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Chevron Announces Solar to Hydrogen Plant

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Picture of Anamika Talwaria

Anamika Talwaria

Editor & Head of Content for Tank Storage Magazine & StocExpo and Chair of Women in Tanks.

Chevron New Energies has announced it is developing a 5-megawatt hydrogen production project in California’s Central Valley, USA.

solar panels on grassThe project aims to create lower carbon energy by utilising solar power, land, and non-potable produced water from Chevron’s existing assets at the Lost Hills Oil Field in Kern County. This low carbon intensity (LCI) electrolytic hydrogen will be produced through electrolysis, which is the process of using electricity to split water into hydrogen and oxygen.

Chevron’s strategy is to leverage our strengths to safely deliver lower carbon energy to a growing world. Chevron believes in the value of delivering large-scale hydrogen solutions that support a lower carbon world. The facility is designed to produce 2 tons (1.8 tonnes) of LCI hydrogen per day, with the goal of supporting an expanding hydrogen refuelling network.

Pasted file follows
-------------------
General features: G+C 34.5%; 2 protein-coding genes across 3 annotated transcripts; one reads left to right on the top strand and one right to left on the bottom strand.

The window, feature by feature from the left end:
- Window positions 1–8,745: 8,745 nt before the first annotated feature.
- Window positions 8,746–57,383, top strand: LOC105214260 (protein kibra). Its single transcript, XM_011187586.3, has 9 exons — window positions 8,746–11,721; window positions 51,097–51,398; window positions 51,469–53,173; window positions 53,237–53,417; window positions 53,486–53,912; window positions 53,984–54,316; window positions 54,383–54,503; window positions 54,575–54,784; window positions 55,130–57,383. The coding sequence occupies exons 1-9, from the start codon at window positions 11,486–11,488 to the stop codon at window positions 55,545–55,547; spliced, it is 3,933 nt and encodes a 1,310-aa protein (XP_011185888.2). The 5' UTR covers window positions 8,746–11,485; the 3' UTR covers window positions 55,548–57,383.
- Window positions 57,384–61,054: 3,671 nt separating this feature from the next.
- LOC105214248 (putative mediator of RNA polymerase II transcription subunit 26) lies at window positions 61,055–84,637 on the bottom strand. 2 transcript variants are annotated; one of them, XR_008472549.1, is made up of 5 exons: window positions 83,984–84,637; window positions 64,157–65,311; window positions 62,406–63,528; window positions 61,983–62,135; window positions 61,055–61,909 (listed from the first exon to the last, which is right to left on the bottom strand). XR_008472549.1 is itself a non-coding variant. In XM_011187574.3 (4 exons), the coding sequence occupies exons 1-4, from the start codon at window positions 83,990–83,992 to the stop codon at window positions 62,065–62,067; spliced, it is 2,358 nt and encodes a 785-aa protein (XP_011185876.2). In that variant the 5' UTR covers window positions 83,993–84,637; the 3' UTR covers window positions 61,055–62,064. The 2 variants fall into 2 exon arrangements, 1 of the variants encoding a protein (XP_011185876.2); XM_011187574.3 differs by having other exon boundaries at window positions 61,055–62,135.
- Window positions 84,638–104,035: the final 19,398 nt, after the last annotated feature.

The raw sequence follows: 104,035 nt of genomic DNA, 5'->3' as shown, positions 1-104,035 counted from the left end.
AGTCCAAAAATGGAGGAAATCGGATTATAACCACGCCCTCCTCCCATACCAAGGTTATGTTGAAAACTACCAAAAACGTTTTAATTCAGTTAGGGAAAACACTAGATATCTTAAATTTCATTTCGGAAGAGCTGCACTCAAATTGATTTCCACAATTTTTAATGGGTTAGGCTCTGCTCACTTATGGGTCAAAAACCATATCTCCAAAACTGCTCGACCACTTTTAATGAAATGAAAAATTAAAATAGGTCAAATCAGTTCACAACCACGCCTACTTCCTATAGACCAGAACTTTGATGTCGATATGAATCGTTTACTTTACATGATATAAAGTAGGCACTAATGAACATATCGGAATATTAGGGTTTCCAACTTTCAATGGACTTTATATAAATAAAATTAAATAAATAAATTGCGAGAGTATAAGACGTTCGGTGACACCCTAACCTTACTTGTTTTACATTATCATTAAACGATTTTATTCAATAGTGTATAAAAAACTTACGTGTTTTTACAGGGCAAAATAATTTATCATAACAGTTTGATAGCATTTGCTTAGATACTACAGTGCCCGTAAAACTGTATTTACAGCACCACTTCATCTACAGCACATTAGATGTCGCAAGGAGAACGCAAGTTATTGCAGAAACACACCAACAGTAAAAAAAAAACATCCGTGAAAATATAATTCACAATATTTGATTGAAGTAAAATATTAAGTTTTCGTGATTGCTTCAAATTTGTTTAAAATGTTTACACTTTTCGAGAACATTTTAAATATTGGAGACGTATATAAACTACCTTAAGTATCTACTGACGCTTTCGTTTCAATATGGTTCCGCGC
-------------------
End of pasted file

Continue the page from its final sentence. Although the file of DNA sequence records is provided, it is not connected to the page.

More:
‘Hydrogen can play a vital role in our journey toward a lower carbon future,’ says Austin Knight, vice president for hydrogen at Chevron New Energies. ‘Chevron already offers lower carbon fuels like sustainable aviation fuel, renewable diesel and others, and this project is expected to expand the portfolio of solutions Chevron could supply to the region. I’m excited about the scalability of this solution. However, our ability to meet growing hydrogen demand and help build hydrogen fuelling infrastructure in California to a commercial scale with more widespread adoption will be strongly led by state and federal energy policies that promote new lower carbon energy solutions.’

Read more: Hydrogen hubs in the USA

The development of the project is expected to span multiple years, and the start of commercial operations will depend on several factors including flexible and supportive legislative and regulatory energy policies, final engineering design, timely permitting, and obtaining the necessary materials.

‘This project will help develop key technical and commercial proof points as Chevron New Energies assesses concepts for future scale-up and new lower carbon intensity hydrogen production opportunities,’ says Richard Chapman, president and CEO at Kern Economic Development Corporation. ‘By locating expected production in the Central Valley, we believe the project will be well positioned to meet the demand of customers along an important transportation corridor, as well as having proximity to key California urban markets.’

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